White House wants trade promotion authority: Kirk

The Obama administration plans to ask Congress this year to renew White House “trade promotion authority” so it can finish talks on an Asia Pacific trade pact and pursue other possible initiatives, the top U.S. trade official said… “We’ve got to have it,” U.S. Trade Representative Ron Kirk told the House of Representatives Ways and Means Committee…

Kirk declined to say when the White House would make a formal request, but said it could need the authority by the end of the year because of its goal of concluding the Trans-Pacific Partnership (TPP) trade agreement… Republicans and business groups have pressed the White House to seek renewal of trade promotion authority, which traditionally requires Congress to vote on trade agreements within 90 days and without any amendments. Representative Kevin Brady, a Texas Republican, said it was “critical” the White House have trade promotion authority so other countries know any agreements they make with the United States will not unravel during debate in Congress. Senate Republican Leader Mitch McConnell welcomed Kirk’s comments and urged the White House to send up draft legislation and work with congressional leaders to schedule a vote on the measure…

Many Democrats have qualms about the legislation since it signals White House plans to negotiate more trade agreements. That is a divisive issue within the party because of opposition from labor groups. The legislation typically also contains detailed negotiating objectives the White House is expected to follow in trade talks. The Obama administration has been using the expired trade promotion authority as guidance for the ongoing Trans-Pacific Partnership talks…

Anonymous Coward says:

Re: Re: Re:6 Why pretend Fast Track isn't coming back?

So you’re saying Fast Track provides for lots of oversight and we shouldn’t worry our pretty little heads about it?

Not at all. The quoted portion of CRS Report RL33743 points out that initial Congressional debate and legislation setting out negotiating objectives is a very important part of the process of delegating negotiating authority to the President. That was the point of quoting that passage.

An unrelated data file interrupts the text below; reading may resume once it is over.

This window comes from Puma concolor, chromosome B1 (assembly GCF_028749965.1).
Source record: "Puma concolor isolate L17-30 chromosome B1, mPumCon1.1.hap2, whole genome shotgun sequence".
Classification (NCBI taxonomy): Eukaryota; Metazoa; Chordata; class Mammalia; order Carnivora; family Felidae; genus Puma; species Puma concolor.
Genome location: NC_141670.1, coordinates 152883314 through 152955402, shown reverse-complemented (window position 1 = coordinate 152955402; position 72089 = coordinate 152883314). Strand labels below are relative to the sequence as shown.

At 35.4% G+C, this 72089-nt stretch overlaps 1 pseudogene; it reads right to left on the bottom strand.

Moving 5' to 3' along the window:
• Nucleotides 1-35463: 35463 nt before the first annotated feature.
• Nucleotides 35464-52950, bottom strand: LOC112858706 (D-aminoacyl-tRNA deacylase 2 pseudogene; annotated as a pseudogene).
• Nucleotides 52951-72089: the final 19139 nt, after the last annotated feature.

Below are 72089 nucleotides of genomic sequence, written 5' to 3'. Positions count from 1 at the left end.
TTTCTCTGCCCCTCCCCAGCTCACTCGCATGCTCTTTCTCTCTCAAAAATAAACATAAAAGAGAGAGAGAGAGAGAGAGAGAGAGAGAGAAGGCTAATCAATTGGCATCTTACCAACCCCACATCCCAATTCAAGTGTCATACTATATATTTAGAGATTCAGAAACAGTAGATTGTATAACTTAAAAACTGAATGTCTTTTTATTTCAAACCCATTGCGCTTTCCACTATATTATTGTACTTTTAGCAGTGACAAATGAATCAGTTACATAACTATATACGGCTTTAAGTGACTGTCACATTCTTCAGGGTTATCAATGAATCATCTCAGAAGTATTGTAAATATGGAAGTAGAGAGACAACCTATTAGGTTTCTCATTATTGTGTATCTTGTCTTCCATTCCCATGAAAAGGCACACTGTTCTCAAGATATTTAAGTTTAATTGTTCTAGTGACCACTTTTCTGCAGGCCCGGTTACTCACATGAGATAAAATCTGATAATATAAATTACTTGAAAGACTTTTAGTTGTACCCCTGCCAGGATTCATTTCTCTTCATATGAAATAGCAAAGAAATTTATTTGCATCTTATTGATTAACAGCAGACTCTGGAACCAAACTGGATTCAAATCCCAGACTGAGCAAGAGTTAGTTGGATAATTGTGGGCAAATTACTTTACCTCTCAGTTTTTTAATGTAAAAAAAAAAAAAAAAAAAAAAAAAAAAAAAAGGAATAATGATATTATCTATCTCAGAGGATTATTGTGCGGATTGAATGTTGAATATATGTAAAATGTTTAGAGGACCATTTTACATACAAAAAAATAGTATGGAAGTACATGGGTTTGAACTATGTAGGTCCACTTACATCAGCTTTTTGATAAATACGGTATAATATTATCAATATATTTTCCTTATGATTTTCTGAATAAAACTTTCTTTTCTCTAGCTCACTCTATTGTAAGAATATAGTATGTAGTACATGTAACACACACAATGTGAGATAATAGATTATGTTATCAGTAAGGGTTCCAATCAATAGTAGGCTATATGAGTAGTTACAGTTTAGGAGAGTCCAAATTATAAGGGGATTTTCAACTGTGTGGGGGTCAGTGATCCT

But after Congress has ?by law? delegated its authority to the President to pursue certain objectives, and further ?by law? appropriated certain sums from the treasury to provide means to exercise that delegated authority, then I do believe Congress has some duty to ensure that the President, and his subordinate officials, are spending the money on those lawful objectives?and not converting funds to some other purpose.

Ophelia Millais says:

Re: Re: Re:7 Why pretend Fast Track isn't coming back?

Ah, gotcha. I don’t yet know enough about it to know to what extent the procedural secrecy and lack of representation of the public interest derives from the objectives portion of the renewal legislation. Regardless, I’m extremely skeptical that 1. anyone in Congress will stick their neck out and take the administration to task for straying from whatever mandates and objectives are laid out in Fast Track legislation; and 2. that in the next renewal, they’ll impose any kind of objectives or procedures that would change the way the TPP is being negotiated.

The Reuters article I linked to suggests that Congress expects the administration to write the renewal legislation, and that the only part that might be reined in is its duration in order to prevent too many more trade agreements from sneaking in…but even then it would only be an issue taken up by a subset of Democrats, possibly not enough to matter. I’d say likely not enough to matter, because the moderates will give the president what he wants.

Anonymous Coward says:

Re: Re: Re:8 Why pretend Fast Track isn't coming back?